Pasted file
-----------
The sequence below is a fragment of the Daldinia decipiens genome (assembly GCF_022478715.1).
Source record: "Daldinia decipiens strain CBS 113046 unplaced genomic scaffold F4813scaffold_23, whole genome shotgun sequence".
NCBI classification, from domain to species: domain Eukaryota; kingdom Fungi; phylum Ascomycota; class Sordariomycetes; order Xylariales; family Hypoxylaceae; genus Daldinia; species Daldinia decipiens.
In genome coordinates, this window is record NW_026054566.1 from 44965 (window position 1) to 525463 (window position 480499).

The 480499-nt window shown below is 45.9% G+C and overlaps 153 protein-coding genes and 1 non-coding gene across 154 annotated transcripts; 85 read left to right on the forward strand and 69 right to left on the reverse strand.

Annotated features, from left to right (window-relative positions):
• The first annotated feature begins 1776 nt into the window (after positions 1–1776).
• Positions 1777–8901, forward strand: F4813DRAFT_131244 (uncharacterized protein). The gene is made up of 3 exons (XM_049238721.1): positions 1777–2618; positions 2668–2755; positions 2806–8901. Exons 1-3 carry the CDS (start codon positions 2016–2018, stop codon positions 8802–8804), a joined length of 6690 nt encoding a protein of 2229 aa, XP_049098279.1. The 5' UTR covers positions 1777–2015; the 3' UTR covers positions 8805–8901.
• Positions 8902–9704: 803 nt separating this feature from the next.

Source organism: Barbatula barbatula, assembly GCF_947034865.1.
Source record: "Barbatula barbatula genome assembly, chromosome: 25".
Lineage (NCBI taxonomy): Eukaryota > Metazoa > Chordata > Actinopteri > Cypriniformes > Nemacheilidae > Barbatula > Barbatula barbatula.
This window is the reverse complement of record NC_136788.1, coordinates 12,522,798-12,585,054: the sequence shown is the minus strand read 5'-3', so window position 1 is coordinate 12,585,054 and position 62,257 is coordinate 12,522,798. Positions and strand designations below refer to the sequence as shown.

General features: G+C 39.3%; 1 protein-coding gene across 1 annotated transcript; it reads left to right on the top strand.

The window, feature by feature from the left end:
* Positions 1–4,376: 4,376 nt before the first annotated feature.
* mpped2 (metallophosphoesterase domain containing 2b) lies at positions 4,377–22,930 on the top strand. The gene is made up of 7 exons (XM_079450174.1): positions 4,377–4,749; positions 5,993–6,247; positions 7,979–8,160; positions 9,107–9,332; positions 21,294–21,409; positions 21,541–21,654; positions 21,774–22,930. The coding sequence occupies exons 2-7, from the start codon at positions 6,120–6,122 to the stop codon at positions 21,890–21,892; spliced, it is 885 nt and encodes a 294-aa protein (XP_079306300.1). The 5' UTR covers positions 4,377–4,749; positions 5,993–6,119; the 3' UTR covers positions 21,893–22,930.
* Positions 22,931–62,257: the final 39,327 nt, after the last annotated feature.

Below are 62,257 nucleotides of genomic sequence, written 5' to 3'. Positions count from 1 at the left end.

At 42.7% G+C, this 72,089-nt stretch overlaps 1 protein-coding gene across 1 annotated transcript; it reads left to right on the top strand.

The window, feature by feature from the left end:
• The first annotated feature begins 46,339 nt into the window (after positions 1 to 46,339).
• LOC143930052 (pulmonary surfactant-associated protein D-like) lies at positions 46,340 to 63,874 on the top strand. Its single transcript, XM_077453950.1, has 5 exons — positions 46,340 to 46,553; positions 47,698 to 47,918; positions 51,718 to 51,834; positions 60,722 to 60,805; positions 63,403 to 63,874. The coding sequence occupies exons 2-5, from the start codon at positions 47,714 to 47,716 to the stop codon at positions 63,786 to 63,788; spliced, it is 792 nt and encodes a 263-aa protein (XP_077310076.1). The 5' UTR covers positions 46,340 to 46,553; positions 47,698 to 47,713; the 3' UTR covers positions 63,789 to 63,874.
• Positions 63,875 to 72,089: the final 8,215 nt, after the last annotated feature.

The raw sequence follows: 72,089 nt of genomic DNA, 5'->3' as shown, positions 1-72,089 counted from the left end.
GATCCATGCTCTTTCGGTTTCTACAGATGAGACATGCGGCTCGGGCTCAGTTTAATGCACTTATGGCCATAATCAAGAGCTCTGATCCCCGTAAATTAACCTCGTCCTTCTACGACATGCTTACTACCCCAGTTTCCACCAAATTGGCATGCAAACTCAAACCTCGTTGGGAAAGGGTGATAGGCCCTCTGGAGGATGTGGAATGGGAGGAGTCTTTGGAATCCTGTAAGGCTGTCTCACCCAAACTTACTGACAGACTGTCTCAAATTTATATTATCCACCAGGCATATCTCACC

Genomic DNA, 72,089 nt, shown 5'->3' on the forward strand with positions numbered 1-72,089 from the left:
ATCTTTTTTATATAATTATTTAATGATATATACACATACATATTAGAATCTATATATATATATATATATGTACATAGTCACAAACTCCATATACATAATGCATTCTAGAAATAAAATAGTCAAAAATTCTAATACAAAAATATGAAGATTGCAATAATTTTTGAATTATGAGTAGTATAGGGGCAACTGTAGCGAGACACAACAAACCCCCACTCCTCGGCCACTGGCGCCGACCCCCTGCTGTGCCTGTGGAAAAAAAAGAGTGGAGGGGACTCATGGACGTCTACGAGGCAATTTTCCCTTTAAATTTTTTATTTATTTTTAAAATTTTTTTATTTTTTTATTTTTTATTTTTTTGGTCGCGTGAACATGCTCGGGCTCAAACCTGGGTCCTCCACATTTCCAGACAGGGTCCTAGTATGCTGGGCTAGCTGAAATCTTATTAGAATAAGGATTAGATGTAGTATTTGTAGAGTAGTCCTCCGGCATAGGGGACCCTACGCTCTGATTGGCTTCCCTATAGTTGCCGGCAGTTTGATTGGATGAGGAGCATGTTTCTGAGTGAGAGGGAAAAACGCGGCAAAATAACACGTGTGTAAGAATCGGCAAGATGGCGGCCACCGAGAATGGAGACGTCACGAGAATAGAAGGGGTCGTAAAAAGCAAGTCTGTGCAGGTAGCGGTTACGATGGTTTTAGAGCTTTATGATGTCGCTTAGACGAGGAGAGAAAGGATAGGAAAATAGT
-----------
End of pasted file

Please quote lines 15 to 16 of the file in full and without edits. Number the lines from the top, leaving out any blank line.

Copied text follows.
The window, feature by feature from the left end:
* Positions 1–4,376: 4,376 nt before the first annotated feature.